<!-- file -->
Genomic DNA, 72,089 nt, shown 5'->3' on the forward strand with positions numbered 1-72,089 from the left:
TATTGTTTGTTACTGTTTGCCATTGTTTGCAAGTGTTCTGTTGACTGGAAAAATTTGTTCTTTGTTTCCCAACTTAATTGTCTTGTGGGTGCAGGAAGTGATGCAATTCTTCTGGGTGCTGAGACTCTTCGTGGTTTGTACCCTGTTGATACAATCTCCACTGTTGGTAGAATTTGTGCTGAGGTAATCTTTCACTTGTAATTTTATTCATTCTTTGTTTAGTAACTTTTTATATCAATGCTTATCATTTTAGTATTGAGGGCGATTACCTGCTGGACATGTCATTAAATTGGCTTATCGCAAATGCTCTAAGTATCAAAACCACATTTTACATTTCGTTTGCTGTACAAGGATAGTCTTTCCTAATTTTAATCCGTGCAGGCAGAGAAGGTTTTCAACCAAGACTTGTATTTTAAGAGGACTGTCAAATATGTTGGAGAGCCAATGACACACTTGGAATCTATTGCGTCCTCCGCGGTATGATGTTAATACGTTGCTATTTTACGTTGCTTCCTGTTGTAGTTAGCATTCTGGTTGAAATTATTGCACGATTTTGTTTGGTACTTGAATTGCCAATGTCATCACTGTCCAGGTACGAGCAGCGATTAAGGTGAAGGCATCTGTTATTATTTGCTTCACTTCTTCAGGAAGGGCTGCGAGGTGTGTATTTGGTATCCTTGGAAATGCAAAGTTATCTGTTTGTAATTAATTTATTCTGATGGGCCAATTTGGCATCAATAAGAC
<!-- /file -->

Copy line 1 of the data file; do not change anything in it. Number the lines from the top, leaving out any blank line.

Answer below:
Genomic DNA, 72,089 nt, shown 5'->3' on the forward strand with positions numbered 1-72,089 from the left: